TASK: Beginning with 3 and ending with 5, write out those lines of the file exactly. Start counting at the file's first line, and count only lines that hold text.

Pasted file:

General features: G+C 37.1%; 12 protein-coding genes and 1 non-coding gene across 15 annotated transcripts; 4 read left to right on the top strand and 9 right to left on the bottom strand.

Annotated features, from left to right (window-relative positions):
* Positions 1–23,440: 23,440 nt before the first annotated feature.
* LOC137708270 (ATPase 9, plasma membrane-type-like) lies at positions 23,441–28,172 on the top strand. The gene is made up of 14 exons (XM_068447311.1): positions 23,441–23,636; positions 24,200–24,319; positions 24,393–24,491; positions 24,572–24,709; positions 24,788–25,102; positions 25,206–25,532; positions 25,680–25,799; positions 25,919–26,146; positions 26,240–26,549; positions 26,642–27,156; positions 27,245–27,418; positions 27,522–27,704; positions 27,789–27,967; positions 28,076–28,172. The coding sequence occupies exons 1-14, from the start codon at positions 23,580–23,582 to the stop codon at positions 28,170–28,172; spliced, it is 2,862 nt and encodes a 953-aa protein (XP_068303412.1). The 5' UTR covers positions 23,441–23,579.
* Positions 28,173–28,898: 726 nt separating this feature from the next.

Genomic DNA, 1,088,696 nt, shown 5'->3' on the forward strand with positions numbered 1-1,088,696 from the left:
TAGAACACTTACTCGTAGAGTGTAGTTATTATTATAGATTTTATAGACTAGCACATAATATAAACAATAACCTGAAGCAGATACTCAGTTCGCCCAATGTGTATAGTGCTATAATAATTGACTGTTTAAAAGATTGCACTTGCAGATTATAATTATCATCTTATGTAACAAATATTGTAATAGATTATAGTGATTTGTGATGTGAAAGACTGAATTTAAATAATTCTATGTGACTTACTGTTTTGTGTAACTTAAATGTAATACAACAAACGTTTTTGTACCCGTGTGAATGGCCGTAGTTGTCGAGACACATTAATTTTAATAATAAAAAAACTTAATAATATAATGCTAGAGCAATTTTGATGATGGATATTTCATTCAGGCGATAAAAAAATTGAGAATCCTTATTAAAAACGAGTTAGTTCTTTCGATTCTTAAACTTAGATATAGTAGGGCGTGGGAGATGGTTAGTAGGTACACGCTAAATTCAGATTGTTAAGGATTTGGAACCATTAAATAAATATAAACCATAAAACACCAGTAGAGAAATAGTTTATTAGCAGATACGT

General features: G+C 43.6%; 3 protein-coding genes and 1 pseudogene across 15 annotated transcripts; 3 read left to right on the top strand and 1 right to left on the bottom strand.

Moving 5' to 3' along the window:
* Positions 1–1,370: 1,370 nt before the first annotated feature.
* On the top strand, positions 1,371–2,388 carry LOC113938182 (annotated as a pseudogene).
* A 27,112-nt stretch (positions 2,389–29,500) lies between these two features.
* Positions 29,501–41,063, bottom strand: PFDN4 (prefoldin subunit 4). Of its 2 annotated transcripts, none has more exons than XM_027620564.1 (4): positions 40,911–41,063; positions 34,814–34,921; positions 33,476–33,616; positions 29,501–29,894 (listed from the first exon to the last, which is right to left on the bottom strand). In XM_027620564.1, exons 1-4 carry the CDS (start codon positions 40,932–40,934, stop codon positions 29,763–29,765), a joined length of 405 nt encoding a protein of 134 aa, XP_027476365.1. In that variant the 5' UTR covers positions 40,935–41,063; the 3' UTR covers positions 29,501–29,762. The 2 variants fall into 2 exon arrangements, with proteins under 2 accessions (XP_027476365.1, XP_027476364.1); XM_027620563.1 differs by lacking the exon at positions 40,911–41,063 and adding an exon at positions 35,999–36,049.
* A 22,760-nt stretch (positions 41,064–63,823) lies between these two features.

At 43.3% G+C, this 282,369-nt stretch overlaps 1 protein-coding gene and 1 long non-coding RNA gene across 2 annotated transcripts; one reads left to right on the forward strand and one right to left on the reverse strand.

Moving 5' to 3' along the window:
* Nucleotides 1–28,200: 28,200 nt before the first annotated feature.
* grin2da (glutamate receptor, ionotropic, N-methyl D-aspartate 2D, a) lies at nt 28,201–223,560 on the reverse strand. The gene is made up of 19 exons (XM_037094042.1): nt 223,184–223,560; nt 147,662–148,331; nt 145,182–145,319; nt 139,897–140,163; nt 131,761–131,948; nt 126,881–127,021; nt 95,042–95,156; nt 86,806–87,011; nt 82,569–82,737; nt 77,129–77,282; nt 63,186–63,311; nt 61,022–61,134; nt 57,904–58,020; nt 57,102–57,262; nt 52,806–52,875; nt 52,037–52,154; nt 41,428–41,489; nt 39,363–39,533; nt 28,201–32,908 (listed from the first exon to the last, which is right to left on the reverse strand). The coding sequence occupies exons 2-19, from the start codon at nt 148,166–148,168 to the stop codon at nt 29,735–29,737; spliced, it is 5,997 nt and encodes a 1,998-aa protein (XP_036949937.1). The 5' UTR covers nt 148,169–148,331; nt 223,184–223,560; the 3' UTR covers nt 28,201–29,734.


* Positions 1–23,440: 23,440 nt before the first annotated feature.
* LOC137708270 (ATPase 9, plasma membrane-type-like) lies at positions 23,441–28,172 on the top strand. The gene is made up of 14 exons (XM_068447311.1): positions 23,441–23,636; positions 24,200–24,319; positions 24,393–24,491; positions 24,572–24,709; positions 24,788–25,102; positions 25,206–25,532; positions 25,680–25,799; positions 25,919–26,146; positions 26,240–26,549; positions 26,642–27,156; positions 27,245–27,418; positions 27,522–27,704; positions 27,789–27,967; positions 28,076–28,172. The coding sequence occupies exons 1-14, from the start codon at positions 23,580–23,582 to the stop codon at positions 28,170–28,172; spliced, it is 2,862 nt and encodes a 953-aa protein (XP_068303412.1). The 5' UTR covers positions 23,441–23,579.
* Positions 28,173–28,898: 726 nt separating this feature from the next.